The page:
even if you do this the end system identifier needs to be globally
scoped, and you need to be able to use the end system identifier
from anywhere in the net, as a means to reach that end system.
DNS is a bright and successfull example of such deal.
actually, DNS is slow, unreliable, and often out of sync with reality.
DNS reverse lookup tables (PTR) are not as well maintained as forward
lookup tables (A) so they're even less reliable.
hosts often don't know their own DNS names, so they wouldn't know
their connection endpoint names either.
DNS names are often ambiguous - because a single DNS name corresponds
to multiple hosts (all implementing the same service) or because a
single host supports multiple DNS domains (a different name for each
service) or both.
the binding between a DNS name and an address is not the same thing
as the binding between an address and a connection endpoint. the
two have different purposes and different lifetimes.
when people say "DNS can do the job" they may be saying different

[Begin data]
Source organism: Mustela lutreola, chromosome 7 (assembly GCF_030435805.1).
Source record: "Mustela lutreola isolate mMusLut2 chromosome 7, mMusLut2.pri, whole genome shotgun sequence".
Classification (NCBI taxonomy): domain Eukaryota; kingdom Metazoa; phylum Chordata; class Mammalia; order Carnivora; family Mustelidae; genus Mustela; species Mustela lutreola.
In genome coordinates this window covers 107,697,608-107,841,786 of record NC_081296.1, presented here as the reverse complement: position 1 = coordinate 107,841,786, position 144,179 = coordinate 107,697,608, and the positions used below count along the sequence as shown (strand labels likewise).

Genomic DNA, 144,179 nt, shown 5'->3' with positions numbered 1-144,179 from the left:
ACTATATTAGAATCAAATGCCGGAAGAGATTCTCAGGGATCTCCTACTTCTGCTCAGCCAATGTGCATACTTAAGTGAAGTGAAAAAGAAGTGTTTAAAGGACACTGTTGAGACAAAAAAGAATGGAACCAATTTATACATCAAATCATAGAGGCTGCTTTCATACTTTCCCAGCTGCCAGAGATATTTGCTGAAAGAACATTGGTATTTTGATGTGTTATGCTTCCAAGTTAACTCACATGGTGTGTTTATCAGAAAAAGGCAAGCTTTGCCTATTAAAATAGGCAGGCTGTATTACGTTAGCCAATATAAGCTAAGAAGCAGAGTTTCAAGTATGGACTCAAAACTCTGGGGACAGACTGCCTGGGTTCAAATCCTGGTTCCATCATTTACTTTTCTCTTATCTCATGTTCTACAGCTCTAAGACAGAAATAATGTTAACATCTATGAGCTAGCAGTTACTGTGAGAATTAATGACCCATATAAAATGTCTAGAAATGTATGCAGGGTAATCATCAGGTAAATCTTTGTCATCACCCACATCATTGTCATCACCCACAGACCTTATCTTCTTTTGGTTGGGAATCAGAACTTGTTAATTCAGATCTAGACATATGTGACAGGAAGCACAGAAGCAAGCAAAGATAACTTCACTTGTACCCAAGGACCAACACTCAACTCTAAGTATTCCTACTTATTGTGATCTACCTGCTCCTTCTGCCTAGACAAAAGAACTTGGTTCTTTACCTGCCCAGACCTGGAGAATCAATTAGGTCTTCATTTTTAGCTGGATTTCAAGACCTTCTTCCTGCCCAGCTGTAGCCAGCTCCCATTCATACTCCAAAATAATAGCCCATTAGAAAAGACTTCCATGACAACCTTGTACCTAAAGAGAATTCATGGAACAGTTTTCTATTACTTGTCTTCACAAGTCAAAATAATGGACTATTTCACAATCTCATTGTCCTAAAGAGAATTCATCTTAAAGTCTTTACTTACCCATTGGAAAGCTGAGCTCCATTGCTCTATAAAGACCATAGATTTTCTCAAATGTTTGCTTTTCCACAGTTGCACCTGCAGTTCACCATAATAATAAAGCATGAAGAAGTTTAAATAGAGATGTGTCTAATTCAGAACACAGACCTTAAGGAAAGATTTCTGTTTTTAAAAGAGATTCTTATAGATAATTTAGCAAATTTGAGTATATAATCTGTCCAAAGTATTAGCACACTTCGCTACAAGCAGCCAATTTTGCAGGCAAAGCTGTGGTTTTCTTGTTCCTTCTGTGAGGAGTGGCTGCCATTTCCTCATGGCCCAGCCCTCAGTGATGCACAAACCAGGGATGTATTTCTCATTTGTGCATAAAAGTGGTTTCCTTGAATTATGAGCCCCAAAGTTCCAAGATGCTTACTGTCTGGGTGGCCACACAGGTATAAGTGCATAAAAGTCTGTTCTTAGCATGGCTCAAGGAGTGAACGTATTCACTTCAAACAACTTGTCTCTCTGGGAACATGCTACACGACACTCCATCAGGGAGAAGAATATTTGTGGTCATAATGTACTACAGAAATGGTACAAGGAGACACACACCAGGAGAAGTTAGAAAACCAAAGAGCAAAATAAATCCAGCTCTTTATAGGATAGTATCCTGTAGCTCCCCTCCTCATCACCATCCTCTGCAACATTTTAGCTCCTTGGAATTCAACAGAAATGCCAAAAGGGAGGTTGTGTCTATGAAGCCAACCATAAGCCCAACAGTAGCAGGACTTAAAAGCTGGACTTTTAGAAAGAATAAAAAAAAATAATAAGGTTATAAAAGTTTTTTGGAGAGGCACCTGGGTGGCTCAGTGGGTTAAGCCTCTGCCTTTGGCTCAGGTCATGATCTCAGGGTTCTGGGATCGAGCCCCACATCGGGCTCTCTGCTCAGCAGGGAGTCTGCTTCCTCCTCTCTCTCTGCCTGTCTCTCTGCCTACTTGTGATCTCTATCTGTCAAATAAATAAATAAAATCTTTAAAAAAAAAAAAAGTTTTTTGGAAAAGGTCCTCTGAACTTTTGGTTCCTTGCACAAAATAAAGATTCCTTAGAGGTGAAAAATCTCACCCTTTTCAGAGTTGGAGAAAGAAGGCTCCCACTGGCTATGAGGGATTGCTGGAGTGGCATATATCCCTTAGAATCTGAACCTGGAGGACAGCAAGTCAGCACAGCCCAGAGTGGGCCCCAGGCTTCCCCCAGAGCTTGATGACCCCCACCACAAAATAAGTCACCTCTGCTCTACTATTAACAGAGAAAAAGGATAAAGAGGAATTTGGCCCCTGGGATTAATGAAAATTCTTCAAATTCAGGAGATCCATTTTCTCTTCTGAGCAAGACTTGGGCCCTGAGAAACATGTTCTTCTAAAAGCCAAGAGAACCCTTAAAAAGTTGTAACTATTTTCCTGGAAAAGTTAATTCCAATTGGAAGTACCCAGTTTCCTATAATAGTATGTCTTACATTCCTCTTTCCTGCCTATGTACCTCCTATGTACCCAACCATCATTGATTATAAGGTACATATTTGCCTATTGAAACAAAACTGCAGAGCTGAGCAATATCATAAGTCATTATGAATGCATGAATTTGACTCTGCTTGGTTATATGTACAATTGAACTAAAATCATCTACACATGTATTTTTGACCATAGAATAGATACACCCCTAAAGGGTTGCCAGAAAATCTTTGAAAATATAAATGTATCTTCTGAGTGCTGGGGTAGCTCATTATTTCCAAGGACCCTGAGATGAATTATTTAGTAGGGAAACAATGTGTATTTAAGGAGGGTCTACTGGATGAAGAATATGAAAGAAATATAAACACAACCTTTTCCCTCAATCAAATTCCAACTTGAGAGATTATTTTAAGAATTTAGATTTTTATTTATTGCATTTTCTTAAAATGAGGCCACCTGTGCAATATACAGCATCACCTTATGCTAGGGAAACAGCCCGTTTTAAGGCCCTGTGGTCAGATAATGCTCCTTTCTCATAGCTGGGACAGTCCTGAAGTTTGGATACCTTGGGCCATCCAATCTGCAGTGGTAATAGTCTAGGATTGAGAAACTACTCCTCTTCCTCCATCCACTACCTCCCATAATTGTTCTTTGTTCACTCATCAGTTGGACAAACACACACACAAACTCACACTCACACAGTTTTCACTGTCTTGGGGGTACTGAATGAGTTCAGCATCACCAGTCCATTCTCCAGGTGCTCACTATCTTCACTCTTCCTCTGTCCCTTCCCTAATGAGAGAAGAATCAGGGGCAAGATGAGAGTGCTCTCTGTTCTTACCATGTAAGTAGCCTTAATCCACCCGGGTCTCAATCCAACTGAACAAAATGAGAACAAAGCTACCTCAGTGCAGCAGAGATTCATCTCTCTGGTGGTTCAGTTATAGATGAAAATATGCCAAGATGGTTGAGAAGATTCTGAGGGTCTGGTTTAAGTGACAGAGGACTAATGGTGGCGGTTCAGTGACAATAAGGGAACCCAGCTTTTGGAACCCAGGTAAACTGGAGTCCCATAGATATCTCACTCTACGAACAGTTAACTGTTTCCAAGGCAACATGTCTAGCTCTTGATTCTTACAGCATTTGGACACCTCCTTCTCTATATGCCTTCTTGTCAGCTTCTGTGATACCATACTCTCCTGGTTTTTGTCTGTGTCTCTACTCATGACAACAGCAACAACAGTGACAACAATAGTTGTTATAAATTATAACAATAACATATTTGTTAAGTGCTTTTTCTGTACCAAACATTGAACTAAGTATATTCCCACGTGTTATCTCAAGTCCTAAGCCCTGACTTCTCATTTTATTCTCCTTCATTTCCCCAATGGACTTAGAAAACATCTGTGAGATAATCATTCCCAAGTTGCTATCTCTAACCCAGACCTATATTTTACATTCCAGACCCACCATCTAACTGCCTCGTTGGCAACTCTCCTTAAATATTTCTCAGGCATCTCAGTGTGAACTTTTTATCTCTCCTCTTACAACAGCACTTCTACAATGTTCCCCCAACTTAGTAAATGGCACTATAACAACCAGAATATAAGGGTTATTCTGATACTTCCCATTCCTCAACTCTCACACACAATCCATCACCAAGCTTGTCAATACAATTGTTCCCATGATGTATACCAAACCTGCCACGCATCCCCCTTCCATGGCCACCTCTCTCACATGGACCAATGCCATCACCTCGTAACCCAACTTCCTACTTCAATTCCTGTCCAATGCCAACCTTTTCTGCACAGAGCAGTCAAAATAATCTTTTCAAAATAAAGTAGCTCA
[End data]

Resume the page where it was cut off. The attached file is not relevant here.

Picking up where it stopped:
(a) they are thinking in terms of using existing DNS servers,
(b) they are thinking in terms of using the DNS protocol, having
translation occur at the boundaries between routing goop realms
(similar to NAT's DNS ALG), or
(c) they are thinking in terms of a DNS-like system, but not DNS
with separate servers (whether they are existing DNS servers or not)
there is the problem of keeping the servers updated as to the
current condition of the network.
with DNS at translation boundaraies there is the problem of
"call setup overhead" (having queries propagate through
multiple layers of translation until they reach their destination
network) also in this case DNS becomes a routing protocol of
sorts, since the thing you advertise from one realm to another
becomes a DNS suffix rather than than an address prefix.
it's not at all clear that this scales.
in either case having to do a DNS-like query before you can transmit
is slow compared to just sending a packet to an IP address.
p.s. if there's ever going to be a split between endpoint names and
routing goop, I'm convinced that endpoint names have to be usable
by themselves (perhaps with some speed penalty), that the
mapping between endpoint names and routing goop needs to be maintained
by the routing infrastructure rather than in some separate database,
and that the lookup needs to be able to be done implicitly (as a side
effect of sending packets without routing goop to their destination)
rather than explicitly. I think such a separation might be a good idea,
because our current means of propagating reachability information
and computing routes does have limitations. but I don't see any need
to change the packet format seen by hosts (from IPv6), or any need to
change end hosts at all, in order to do this.